University Catalog Description: Discussion of central problems in aesthetics, such as the possibility of objectivity in criticism, modern and traditional definitions of a work of art, truth and meaning in the fine arts, natural beauty and its relationship to excellence in music, architecture, etc.
Course Objectives: Students should learn what philosophy of art (aesthetics) is - what it means to think philosophically about art. They will learn how to ask philosophical questions and construct well-formed philosophical arguments about art. Students will be introduced to several major philosophical theories of art, including representation, expression, formalism, and contemporary approaches. Students also will be introduced to the range of on-line resources in philosophy and the arts and how to assess their value and possible use in their own work and future careers.
Course organization: We will study examples of philosophical writing by respected philosophers, critics, and theorists. All writing studied in the course will be on the World Wide Web. Most writers are from the "analytic" tradition, emphasizing clarity of thought, objectivity, and well-developed arguments. We will use philosophical methods, including close attention to key concepts and terms and explication of implicit assumptions and principles. Throughout the course, we also will use examples of work from a variety of art forms to see how philosophical ideas can enhance our understanding and appreciation of art. All examples of art will be from the resources available on the World Wide Web.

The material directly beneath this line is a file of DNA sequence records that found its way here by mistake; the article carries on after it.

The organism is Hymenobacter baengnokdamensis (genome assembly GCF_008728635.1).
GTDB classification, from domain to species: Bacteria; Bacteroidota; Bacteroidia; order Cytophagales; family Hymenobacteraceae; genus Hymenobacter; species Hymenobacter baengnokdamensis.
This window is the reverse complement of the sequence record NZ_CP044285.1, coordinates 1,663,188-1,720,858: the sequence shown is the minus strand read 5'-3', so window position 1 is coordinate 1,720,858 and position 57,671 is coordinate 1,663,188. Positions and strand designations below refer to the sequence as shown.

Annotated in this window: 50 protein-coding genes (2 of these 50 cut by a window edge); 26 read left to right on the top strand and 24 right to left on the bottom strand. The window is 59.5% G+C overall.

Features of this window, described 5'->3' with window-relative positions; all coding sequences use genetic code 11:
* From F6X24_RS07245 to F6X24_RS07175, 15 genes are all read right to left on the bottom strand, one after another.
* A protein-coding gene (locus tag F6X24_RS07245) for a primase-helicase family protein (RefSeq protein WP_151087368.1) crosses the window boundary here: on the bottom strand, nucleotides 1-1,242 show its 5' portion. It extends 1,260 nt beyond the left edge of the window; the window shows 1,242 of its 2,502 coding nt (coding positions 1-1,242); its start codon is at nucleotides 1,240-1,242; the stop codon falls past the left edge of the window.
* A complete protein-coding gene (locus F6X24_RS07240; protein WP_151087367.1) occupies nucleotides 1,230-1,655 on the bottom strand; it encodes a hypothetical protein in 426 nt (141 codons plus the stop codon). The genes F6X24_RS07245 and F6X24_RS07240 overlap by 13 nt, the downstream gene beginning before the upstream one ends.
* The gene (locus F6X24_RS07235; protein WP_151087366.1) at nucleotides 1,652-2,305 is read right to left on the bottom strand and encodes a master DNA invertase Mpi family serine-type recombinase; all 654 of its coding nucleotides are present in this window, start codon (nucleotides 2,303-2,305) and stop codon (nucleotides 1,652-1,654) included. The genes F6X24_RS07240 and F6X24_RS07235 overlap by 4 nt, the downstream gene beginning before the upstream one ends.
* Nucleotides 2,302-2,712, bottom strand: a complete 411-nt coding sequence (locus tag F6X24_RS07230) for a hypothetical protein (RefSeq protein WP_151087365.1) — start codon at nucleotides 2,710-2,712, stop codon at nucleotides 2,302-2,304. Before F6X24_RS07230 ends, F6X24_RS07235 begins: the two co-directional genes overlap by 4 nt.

Philosophical methodologies: Students will be required to develop philosophical reasoning skills through written assignments and on-line class discussion. Each student will also prepare a final project that uses philosophical perspectives studied in the course to understand a particular work of art (in any medium) found on the World Wide Web.
On-Line Methodologies: We will use on-line materials in philosophy and the arts for this course: the World Wide Web, on-line discussion groups, and e-mail. We are especially interested in introducing the range of on-line resources and methodologies that students will find useful in their own careers in the arts, philosophy, teaching, and other fields.
General Education: This course meets a University General Education requirement for an upper division GE course in the C.2.b. (philosophy) category. Philosophy majors receive unit credits toward the major, but not general education credit.
Pre-Requisites: The College requires junior standing for all 300-level general education the courses. The instructor will waive this requirement for students who have had a previous introductory course in philosophy (at CSULB or elsewhere). There are no other pre-requisites.